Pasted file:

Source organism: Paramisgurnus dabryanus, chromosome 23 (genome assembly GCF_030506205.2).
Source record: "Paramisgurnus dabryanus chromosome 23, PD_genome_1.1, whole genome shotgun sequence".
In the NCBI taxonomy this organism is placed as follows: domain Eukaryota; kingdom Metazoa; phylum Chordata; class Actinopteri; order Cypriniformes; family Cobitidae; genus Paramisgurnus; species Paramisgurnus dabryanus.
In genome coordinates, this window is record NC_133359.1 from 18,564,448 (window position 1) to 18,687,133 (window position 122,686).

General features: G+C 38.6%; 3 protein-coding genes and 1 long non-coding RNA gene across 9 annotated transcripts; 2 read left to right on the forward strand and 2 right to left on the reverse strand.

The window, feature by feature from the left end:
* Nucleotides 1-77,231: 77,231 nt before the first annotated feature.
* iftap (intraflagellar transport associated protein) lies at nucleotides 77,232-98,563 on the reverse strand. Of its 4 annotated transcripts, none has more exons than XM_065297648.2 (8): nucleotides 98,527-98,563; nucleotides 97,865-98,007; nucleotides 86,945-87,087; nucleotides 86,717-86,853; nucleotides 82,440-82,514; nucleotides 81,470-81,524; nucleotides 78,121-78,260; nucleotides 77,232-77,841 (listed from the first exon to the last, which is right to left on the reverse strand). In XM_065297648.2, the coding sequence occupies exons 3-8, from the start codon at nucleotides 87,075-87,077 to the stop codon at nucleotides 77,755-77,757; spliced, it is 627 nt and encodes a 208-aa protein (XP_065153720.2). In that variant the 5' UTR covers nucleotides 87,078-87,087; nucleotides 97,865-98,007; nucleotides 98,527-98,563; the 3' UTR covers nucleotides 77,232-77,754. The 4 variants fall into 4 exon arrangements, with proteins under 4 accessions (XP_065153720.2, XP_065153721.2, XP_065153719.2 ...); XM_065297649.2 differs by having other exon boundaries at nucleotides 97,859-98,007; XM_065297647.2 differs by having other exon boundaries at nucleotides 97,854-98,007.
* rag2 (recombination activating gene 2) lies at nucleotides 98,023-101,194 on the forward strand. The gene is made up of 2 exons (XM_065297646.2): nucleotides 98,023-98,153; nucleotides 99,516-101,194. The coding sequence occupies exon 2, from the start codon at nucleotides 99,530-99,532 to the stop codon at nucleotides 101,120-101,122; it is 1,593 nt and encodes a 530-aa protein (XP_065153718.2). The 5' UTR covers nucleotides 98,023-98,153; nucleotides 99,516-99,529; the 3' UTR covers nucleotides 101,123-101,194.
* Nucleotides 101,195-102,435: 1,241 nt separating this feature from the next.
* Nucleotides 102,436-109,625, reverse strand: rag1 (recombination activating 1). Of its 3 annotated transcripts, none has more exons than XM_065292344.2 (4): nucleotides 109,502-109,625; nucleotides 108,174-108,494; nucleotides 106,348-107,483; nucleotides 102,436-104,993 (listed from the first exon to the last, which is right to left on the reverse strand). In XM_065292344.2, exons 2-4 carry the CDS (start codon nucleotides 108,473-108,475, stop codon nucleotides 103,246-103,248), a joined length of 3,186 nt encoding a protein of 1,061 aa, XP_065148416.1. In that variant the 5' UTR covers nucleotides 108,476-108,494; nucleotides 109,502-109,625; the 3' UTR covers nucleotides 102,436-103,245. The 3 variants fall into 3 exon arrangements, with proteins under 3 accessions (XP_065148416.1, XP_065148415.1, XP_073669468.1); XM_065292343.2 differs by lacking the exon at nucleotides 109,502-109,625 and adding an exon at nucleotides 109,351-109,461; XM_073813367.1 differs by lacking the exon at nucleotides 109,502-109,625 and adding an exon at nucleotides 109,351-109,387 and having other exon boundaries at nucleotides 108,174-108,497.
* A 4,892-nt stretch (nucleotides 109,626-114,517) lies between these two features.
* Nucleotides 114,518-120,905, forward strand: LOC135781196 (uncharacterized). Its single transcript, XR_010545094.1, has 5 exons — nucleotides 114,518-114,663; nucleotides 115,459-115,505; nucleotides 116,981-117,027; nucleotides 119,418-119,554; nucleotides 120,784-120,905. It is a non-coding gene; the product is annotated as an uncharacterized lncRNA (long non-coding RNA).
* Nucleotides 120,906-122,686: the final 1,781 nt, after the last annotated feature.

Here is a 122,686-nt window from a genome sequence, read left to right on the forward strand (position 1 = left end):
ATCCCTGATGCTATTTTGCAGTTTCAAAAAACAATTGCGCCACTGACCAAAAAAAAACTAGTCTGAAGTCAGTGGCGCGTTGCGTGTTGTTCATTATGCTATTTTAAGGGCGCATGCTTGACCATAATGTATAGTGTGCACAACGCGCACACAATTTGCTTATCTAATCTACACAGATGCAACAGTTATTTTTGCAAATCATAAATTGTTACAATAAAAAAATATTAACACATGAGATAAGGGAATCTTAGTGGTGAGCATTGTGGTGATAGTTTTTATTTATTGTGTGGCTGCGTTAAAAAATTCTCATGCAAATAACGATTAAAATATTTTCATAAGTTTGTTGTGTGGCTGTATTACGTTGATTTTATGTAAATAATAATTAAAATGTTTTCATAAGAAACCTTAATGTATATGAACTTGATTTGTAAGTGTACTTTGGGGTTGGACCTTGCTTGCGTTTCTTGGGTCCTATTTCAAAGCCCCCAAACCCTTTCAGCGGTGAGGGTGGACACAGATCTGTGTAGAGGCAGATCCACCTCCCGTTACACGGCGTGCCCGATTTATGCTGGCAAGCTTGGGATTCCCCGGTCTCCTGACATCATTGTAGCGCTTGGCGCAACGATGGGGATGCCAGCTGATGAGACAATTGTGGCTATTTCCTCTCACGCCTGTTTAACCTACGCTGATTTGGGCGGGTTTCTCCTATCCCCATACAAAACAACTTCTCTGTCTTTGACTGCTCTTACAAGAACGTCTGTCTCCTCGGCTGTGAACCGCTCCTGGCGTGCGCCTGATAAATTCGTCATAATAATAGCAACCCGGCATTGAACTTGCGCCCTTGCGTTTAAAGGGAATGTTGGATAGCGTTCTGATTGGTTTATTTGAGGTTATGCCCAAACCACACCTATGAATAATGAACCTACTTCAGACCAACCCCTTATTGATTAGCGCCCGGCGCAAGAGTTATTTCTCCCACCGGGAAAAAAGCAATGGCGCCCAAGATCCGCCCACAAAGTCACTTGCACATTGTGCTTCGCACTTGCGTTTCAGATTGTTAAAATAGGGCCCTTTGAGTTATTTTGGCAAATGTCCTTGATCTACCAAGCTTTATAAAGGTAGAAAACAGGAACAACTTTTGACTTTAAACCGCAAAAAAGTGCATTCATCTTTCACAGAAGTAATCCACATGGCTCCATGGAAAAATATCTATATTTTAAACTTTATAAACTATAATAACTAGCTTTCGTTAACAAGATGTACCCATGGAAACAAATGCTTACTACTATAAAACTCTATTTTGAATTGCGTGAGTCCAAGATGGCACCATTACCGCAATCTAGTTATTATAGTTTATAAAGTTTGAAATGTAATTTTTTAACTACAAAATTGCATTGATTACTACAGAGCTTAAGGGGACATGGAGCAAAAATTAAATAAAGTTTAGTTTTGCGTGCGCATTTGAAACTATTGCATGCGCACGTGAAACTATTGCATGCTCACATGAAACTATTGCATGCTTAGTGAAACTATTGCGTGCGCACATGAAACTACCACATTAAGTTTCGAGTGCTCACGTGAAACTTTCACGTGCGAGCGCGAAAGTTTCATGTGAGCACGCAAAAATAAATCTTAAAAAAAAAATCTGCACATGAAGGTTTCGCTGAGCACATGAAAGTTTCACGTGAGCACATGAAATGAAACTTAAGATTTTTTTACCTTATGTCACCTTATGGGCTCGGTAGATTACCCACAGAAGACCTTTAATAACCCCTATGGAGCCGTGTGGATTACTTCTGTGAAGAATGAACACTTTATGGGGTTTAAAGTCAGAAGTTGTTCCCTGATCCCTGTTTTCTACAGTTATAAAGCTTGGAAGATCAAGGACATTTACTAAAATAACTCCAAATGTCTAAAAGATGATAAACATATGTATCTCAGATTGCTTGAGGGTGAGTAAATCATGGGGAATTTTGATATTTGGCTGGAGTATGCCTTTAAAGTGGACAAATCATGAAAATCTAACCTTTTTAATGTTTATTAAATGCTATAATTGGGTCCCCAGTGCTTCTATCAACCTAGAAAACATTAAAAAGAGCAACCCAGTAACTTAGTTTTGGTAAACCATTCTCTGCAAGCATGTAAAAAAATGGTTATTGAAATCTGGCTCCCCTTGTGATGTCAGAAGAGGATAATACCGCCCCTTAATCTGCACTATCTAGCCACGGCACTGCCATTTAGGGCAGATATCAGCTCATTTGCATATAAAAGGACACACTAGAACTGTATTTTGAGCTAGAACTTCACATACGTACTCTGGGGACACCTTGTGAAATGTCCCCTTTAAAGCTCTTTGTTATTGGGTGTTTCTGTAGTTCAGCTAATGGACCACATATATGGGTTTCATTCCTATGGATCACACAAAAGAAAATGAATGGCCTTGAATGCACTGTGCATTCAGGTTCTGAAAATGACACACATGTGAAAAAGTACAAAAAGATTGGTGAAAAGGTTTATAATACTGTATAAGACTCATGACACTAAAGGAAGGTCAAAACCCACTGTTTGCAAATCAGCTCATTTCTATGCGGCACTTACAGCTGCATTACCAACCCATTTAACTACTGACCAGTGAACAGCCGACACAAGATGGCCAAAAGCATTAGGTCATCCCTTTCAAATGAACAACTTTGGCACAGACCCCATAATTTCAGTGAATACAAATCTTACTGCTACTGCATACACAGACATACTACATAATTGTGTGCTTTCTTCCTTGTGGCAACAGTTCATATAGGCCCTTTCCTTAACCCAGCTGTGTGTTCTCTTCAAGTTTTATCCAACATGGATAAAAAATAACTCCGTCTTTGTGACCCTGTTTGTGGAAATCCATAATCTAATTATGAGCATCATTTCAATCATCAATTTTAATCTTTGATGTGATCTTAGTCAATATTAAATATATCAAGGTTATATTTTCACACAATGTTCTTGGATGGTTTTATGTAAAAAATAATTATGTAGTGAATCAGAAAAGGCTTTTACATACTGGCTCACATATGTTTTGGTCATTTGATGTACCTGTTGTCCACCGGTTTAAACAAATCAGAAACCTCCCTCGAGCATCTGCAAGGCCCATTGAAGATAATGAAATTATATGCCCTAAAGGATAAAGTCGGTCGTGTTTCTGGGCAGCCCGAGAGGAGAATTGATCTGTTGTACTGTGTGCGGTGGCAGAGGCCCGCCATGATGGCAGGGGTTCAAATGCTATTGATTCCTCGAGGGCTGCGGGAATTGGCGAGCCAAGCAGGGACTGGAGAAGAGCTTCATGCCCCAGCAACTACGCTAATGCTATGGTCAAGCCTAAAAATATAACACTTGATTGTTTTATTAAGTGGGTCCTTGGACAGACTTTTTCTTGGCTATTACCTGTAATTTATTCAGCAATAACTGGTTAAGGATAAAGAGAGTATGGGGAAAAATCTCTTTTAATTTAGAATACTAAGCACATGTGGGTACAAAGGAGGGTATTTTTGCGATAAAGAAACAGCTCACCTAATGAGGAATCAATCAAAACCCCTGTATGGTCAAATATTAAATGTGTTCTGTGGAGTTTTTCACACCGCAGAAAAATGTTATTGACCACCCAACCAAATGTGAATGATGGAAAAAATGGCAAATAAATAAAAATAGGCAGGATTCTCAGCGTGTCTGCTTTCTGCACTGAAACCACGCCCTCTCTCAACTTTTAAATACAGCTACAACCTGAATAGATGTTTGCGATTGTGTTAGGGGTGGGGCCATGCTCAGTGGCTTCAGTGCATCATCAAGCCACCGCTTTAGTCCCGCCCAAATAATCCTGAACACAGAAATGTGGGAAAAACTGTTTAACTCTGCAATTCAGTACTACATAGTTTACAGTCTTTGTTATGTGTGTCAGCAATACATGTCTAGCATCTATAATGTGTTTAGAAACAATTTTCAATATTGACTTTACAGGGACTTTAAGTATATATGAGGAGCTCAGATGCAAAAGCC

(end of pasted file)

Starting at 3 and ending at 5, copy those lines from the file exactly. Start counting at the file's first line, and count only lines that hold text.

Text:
In the NCBI taxonomy this organism is placed as follows: domain Eukaryota; kingdom Metazoa; phylum Chordata; class Actinopteri; order Cypriniformes; family Cobitidae; genus Paramisgurnus; species Paramisgurnus dabryanus.
In genome coordinates, this window is record NC_133359.1 from 18,564,448 (window position 1) to 18,687,133 (window position 122,686).

General features: G+C 38.6%; 3 protein-coding genes and 1 long non-coding RNA gene across 9 annotated transcripts; 2 read left to right on the forward strand and 2 right to left on the reverse strand.